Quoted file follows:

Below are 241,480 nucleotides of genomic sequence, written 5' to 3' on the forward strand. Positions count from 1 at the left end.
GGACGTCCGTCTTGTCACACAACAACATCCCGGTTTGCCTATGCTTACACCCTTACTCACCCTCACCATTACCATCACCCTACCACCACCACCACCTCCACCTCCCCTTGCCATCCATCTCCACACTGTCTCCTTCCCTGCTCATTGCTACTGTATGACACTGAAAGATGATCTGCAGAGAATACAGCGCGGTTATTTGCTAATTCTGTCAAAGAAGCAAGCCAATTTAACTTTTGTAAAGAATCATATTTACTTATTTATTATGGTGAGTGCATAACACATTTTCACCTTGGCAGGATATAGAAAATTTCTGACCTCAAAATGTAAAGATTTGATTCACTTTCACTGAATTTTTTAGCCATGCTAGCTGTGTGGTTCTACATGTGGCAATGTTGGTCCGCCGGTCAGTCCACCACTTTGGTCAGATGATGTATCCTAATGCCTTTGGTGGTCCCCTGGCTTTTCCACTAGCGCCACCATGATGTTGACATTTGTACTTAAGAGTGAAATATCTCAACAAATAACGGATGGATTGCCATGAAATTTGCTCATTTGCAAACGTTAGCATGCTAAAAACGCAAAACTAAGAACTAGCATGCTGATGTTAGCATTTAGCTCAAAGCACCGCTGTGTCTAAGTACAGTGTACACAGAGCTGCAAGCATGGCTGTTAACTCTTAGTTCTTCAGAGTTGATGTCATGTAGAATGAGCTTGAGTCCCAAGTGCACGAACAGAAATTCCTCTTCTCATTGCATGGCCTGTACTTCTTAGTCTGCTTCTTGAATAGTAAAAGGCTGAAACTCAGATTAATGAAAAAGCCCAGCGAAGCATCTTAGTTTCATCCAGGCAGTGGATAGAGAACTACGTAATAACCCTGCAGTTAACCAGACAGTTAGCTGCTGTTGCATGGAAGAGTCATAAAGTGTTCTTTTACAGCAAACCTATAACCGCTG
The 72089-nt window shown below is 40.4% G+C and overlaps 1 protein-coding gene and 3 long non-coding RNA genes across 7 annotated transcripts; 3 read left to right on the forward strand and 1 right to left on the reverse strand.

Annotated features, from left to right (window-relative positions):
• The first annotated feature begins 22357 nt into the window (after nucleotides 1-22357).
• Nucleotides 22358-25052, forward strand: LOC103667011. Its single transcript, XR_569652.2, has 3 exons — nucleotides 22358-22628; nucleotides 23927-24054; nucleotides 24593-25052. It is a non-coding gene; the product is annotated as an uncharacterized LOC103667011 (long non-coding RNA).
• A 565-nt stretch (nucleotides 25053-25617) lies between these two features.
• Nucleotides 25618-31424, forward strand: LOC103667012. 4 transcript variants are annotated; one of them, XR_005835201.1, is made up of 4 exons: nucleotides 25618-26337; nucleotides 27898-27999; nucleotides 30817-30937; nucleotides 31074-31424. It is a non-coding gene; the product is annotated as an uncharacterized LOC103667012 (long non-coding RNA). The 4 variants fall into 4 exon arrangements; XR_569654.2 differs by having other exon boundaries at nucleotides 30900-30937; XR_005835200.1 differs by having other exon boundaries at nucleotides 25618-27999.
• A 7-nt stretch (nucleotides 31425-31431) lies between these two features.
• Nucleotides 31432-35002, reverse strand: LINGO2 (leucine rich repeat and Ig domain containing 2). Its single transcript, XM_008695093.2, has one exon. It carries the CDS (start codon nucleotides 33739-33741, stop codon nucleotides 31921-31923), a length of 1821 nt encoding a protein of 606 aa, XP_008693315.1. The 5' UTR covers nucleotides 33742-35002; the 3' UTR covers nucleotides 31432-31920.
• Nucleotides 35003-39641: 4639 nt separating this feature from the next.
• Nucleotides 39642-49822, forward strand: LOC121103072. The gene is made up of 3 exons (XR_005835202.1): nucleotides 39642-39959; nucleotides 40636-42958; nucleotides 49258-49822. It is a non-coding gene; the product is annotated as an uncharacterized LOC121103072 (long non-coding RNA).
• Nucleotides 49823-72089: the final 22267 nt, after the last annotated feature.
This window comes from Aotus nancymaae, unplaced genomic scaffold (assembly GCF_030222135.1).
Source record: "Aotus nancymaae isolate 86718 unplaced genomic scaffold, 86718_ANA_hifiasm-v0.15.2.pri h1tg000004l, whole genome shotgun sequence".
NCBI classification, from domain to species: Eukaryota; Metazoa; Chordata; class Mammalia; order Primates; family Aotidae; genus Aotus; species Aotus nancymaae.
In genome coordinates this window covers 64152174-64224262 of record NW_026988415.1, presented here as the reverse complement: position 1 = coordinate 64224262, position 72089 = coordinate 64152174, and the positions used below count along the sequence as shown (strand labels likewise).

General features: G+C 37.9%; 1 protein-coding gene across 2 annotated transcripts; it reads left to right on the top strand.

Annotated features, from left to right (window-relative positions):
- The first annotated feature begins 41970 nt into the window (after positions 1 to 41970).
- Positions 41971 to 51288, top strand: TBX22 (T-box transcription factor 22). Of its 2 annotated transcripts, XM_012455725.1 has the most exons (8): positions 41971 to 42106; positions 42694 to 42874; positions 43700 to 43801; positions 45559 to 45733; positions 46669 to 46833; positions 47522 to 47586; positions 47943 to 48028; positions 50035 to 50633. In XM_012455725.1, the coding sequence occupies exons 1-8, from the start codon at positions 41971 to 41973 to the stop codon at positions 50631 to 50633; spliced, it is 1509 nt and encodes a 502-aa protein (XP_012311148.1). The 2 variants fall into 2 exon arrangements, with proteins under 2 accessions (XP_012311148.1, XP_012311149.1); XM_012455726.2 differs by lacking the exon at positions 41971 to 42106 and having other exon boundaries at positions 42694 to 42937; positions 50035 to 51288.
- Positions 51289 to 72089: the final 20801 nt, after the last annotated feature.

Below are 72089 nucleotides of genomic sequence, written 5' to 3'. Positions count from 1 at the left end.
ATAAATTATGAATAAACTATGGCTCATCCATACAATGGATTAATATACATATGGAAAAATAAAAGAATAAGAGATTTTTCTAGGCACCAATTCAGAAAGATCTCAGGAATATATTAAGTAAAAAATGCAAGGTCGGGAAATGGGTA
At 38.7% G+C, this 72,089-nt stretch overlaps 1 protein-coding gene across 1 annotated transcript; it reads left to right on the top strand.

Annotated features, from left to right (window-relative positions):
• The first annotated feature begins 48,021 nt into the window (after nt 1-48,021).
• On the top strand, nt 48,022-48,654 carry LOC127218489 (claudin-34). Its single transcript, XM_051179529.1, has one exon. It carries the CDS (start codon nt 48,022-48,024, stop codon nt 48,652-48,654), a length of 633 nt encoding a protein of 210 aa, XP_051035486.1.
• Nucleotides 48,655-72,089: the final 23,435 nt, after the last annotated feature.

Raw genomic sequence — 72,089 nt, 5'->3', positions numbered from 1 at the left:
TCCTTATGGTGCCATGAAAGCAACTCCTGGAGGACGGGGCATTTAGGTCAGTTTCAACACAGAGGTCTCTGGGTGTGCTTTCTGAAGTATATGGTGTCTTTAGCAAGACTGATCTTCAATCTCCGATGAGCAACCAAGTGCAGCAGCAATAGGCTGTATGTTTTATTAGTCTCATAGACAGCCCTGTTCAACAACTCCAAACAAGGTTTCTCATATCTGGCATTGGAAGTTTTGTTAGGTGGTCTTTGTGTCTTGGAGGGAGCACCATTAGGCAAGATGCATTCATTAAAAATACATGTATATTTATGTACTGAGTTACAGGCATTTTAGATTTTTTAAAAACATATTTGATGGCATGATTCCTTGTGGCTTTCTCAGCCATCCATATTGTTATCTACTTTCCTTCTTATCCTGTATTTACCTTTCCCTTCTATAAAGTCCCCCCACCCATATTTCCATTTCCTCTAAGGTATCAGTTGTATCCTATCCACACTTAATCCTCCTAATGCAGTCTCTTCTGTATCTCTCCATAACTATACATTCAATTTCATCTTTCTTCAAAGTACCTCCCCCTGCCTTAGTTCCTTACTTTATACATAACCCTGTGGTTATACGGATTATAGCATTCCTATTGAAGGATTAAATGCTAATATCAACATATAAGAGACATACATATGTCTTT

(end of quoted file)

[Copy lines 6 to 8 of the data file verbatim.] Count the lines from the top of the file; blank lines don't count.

• Nucleotides 22358-25052, forward strand: LOC103667011. Its single transcript, XR_569652.2, has 3 exons — nucleotides 22358-22628; nucleotides 23927-24054; nucleotides 24593-25052. It is a non-coding gene; the product is annotated as an uncharacterized LOC103667011 (long non-coding RNA).
• A 565-nt stretch (nucleotides 25053-25617) lies between these two features.
• Nucleotides 25618-31424, forward strand: LOC103667012. 4 transcript variants are annotated; one of them, XR_005835201.1, is made up of 4 exons: nucleotides 25618-26337; nucleotides 27898-27999; nucleotides 30817-30937; nucleotides 31074-31424. It is a non-coding gene; the product is annotated as an uncharacterized LOC103667012 (long non-coding RNA). The 4 variants fall into 4 exon arrangements; XR_569654.2 differs by having other exon boundaries at nucleotides 30900-30937; XR_005835200.1 differs by having other exon boundaries at nucleotides 25618-27999.